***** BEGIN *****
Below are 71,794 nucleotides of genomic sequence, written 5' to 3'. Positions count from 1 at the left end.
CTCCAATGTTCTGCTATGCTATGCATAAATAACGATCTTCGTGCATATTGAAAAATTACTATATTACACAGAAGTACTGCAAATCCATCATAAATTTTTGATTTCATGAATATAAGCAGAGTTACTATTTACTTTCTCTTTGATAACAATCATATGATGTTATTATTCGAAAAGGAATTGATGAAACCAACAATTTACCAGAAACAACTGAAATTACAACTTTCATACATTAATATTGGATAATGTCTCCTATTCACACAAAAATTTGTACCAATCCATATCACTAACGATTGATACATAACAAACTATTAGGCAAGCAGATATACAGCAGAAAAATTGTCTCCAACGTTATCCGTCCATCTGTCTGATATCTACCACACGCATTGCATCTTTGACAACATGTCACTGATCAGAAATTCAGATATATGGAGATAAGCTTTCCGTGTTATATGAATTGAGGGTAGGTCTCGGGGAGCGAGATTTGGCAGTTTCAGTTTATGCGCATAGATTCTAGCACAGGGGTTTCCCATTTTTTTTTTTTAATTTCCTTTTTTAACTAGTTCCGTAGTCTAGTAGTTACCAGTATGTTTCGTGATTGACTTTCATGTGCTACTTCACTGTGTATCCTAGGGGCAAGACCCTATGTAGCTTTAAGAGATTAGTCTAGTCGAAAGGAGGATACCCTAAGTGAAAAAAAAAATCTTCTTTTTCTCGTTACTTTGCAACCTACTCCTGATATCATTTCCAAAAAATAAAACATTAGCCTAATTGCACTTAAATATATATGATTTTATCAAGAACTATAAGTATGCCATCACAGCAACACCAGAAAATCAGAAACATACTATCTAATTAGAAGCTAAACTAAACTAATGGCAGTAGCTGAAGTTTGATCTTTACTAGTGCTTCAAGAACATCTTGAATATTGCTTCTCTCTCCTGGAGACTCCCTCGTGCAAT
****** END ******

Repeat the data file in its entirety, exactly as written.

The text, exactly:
Below are 71,794 nucleotides of genomic sequence, written 5' to 3'. Positions count from 1 at the left end.
CTCCAATGTTCTGCTATGCTATGCATAAATAACGATCTTCGTGCATATTGAAAAATTACTATATTACACAGAAGTACTGCAAATCCATCATAAATTTTTGATTTCATGAATATAAGCAGAGTTACTATTTACTTTCTCTTTGATAACAATCATATGATGTTATTATTCGAAAAGGAATTGATGAAACCAACAATTTACCAGAAACAACTGAAATTACAACTTTCATACATTAATATTGGATAATGTCTCCTATTCACACAAAAATTTGTACCAATCCATATCACTAACGATTGATACATAACAAACTATTAGGCAAGCAGATATACAGCAGAAAAATTGTCTCCAACGTTATCCGTCCATCTGTCTGATATCTACCACACGCATTGCATCTTTGACAACATGTCACTGATCAGAAATTCAGATATATGGAGATAAGCTTTCCGTGTTATATGAATTGAGGGTAGGTCTCGGGGAGCGAGATTTGGCAGTTTCAGTTTATGCGCATAGATTCTAGCACAGGGGTTTCCCATTTTTTTTTTTTAATTTCCTTTTTTAACTAGTTCCGTAGTCTAGTAGTTACCAGTATGTTTCGTGATTGACTTTCATGTGCTACTTCACTGTGTATCCTAGGGGCAAGACCCTATGTAGCTTTAAGAGATTAGTCTAGTCGAAAGGAGGATACCCTAAGTGAAAAAAAAAATCTTCTTTTTCTCGTTACTTTGCAACCTACTCCTGATATCATTTCCAAAAAATAAAACATTAGCCTAATTGCACTTAAATATATATGATTTTATCAAGAACTATAAGTATGCCATCACAGCAACACCAGAAAATCAGAAACATACTATCTAATTAGAAGCTAAACTAAACTAATGGCAGTAGCTGAAGTTTGATCTTTACTAGTGCTTCAAGAACATCTTGAATATTGCTTCTCTCTCCTGGAGACTCCCTCGTGCAAT